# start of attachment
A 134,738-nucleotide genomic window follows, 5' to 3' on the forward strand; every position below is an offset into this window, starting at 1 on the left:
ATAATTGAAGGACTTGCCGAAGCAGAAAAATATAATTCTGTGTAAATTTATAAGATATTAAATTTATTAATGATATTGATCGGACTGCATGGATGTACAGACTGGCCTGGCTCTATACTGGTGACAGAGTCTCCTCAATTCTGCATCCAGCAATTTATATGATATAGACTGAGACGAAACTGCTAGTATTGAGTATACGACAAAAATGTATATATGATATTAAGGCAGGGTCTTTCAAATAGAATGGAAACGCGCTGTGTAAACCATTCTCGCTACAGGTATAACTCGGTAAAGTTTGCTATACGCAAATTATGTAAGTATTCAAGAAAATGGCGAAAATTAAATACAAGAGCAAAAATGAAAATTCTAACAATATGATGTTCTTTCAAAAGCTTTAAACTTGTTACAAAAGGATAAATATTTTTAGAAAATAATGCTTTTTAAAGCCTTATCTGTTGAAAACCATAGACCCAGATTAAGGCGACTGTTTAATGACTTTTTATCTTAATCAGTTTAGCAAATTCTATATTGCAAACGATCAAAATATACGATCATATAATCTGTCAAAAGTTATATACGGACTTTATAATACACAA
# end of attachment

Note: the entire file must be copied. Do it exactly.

A 134,738-nucleotide genomic window follows, 5' to 3' on the forward strand; every position below is an offset into this window, starting at 1 on the left:
ATAATTGAAGGACTTGCCGAAGCAGAAAAATATAATTCTGTGTAAATTTATAAGATATTAAATTTATTAATGATATTGATCGGACTGCATGGATGTACAGACTGGCCTGGCTCTATACTGGTGACAGAGTCTCCTCAATTCTGCATCCAGCAATTTATATGATATAGACTGAGACGAAACTGCTAGTATTGAGTATACGACAAAAATGTATATATGATATTAAGGCAGGGTCTTTCAAATAGAATGGAAACGCGCTGTGTAAACCATTCTCGCTACAGGTATAACTCGGTAAAGTTTGCTATACGCAAATTATGTAAGTATTCAAGAAAATGGCGAAAATTAAATACAAGAGCAAAAATGAAAATTCTAACAATATGATGTTCTTTCAAAAGCTTTAAACTTGTTACAAAAGGATAAATATTTTTAGAAAATAATGCTTTTTAAAGCCTTATCTGTTGAAAACCATAGACCCAGATTAAGGCGACTGTTTAATGACTTTTTATCTTAATCAGTTTAGCAAATTCTATATTGCAAACGATCAAAATATACGATCATATAATCTGTCAAAAGTTATATACGGACTTTATAATACACAA